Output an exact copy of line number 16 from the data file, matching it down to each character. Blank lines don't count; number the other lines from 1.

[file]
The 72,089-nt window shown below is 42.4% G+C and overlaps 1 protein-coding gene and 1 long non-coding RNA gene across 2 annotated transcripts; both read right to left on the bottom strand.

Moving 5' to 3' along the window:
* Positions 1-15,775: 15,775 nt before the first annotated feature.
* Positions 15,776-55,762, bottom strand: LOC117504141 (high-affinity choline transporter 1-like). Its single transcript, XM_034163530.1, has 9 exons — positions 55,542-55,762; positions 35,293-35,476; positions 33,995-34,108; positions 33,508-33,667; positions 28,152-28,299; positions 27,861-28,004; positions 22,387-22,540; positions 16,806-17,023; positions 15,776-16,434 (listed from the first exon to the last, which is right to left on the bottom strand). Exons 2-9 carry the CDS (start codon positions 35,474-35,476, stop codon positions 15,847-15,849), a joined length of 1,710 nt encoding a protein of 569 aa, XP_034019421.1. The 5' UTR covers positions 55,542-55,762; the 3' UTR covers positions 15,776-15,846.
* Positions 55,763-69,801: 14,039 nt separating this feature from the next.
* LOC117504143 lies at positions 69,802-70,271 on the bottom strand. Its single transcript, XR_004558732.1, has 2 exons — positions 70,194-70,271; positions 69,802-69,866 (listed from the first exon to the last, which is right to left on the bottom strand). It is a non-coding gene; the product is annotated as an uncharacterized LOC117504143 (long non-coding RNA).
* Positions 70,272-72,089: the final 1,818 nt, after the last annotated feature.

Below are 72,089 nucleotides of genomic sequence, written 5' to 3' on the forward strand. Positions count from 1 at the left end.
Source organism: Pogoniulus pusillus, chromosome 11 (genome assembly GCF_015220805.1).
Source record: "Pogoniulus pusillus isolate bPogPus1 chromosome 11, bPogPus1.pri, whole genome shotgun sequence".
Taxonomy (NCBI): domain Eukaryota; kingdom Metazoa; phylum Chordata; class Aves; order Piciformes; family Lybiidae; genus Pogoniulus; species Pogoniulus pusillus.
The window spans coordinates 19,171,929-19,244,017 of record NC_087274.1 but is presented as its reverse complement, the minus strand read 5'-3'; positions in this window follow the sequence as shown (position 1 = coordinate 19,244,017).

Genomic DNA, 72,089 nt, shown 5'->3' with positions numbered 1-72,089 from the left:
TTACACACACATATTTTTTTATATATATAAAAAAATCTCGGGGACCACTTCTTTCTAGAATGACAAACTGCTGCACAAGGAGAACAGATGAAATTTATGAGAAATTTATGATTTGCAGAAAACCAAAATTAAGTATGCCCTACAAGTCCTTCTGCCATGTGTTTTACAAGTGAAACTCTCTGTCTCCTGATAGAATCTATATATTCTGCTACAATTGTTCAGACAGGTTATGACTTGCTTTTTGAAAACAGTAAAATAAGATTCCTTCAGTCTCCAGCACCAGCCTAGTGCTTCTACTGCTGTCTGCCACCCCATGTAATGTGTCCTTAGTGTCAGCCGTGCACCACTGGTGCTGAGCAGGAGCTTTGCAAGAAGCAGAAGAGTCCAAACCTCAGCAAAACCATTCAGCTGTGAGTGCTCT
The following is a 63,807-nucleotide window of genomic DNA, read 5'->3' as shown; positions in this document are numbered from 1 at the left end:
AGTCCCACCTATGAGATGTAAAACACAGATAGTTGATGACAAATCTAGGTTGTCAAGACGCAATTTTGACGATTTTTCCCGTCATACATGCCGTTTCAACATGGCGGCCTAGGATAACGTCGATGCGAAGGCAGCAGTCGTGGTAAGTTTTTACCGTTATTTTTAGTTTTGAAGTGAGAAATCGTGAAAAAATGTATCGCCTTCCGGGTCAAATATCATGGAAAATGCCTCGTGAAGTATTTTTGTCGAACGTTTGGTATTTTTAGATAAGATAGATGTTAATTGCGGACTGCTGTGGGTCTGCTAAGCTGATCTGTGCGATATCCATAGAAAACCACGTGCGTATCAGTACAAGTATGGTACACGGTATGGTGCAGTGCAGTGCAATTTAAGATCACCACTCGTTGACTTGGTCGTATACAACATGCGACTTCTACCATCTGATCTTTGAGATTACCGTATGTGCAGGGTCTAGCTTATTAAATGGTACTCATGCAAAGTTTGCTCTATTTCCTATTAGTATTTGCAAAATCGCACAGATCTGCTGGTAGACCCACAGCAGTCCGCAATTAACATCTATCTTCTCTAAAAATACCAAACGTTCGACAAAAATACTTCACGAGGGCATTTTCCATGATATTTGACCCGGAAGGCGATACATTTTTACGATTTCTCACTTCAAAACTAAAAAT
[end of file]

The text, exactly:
AGTCCCACCTATGAGATGTAAAACACAGATAGTTGATGACAAATCTAGGTTGTCAAGACGCAATTTTGACGATTTTTCCCGTCATACATGCCGTTTCAACATGGCGGCCTAGGATAACGTCGATGCGAAGGCAGCAGTCGTGGTAAGTTTTTACCGTTATTTTTAGTTTTGAAGTGAGAAATCGTGAAAAAATGTATCGCCTTCCGGGTCAAATATCATGGAAAATGCCTCGTGAAGTATTTTTGTCGAACGTTTGGTATTTTTAGATAAGATAGATGTTAATTGCGGACTGCTGTGGGTCTGCTAAGCTGATCTGTGCGATATCCATAGAAAACCACGTGCGTATCAGTACAAGTATGGTACACGGTATGGTGCAGTGCAGTGCAATTTAAGATCACCACTCGTTGACTTGGTCGTATACAACATGCGACTTCTACCATCTGATCTTTGAGATTACCGTATGTGCAGGGTCTAGCTTATTAAATGGTACTCATGCAAAGTTTGCTCTATTTCCTATTAGTATTTGCAAAATCGCACAGATCTGCTGGTAGACCCACAGCAGTCCGCAATTAACATCTATCTTCTCTAAAAATACCAAACGTTCGACAAAAATACTTCACGAGGGCATTTTCCATGATATTTGACCCGGAAGGCGATACATTTTTACGATTTCTCACTTCAAAACTAAAAAT